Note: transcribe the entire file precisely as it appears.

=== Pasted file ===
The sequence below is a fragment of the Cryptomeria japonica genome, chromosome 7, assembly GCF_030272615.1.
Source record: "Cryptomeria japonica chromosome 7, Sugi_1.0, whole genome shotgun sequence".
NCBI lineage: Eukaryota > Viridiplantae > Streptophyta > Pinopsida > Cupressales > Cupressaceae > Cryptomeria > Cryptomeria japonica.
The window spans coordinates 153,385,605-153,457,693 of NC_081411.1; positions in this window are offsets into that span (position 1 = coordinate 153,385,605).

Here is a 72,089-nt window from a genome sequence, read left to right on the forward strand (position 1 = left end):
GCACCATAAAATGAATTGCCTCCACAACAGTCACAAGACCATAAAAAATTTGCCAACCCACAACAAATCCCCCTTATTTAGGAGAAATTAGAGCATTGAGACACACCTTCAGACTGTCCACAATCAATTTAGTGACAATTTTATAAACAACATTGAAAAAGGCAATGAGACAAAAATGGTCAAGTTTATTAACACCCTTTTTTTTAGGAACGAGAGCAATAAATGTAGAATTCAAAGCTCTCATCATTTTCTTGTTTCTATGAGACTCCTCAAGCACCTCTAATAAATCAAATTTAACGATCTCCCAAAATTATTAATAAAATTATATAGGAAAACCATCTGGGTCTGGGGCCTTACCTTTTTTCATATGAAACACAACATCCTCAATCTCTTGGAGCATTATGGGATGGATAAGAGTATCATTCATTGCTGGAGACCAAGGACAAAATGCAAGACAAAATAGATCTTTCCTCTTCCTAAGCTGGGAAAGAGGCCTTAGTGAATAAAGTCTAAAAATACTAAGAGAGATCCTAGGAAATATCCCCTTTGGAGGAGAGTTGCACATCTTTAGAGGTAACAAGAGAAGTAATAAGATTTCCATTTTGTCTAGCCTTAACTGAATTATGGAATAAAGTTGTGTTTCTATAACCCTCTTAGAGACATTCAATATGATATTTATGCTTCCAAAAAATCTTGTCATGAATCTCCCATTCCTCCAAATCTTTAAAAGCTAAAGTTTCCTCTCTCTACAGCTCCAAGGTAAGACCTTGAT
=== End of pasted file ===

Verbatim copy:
The sequence below is a fragment of the Cryptomeria japonica genome, chromosome 7, assembly GCF_030272615.1.
Source record: "Cryptomeria japonica chromosome 7, Sugi_1.0, whole genome shotgun sequence".
NCBI lineage: Eukaryota > Viridiplantae > Streptophyta > Pinopsida > Cupressales > Cupressaceae > Cryptomeria > Cryptomeria japonica.
The window spans coordinates 153,385,605-153,457,693 of NC_081411.1; positions in this window are offsets into that span (position 1 = coordinate 153,385,605).

Here is a 72,089-nt window from a genome sequence, read left to right on the forward strand (position 1 = left end):
GCACCATAAAATGAATTGCCTCCACAACAGTCACAAGACCATAAAAAATTTGCCAACCCACAACAAATCCCCCTTATTTAGGAGAAATTAGAGCATTGAGACACACCTTCAGACTGTCCACAATCAATTTAGTGACAATTTTATAAACAACATTGAAAAAGGCAATGAGACAAAAATGGTCAAGTTTATTAACACCCTTTTTTTTAGGAACGAGAGCAATAAATGTAGAATTCAAAGCTCTCATCATTTTCTTGTTTCTATGAGACTCCTCAAGCACCTCTAATAAATCAAATTTAACGATCTCCCAAAATTATTAATAAAATTATATAGGAAAACCATCTGGGTCTGGGGCCTTACCTTTTTTCATATGAAACACAACATCCTCAATCTCTTGGAGCATTATGGGATGGATAAGAGTATCATTCATTGCTGGAGACCAAGGACAAAATGCAAGACAAAATAGATCTTTCCTCTTCCTAAGCTGGGAAAGAGGCCTTAGTGAATAAAGTCTAAAAATACTAAGAGAGATCCTAGGAAATATCCCCTTTGGAGGAGAGTTGCACATCTTTAGAGGTAACAAGAGAAGTAATAAGATTTCCATTTTGTCTAGCCTTAACTGAATTATGGAATAAAGTTGTGTTTCTATAACCCTCTTAGAGACATTCAATATGATATTTATGCTTCCAAAAAATCTTGTCATGAATCTCCCATTCCTCCAAATCTTTAAAAGCTAAAGTTTCCTCTCTCTACAGCTCCAAGGTAAGACCTTGAT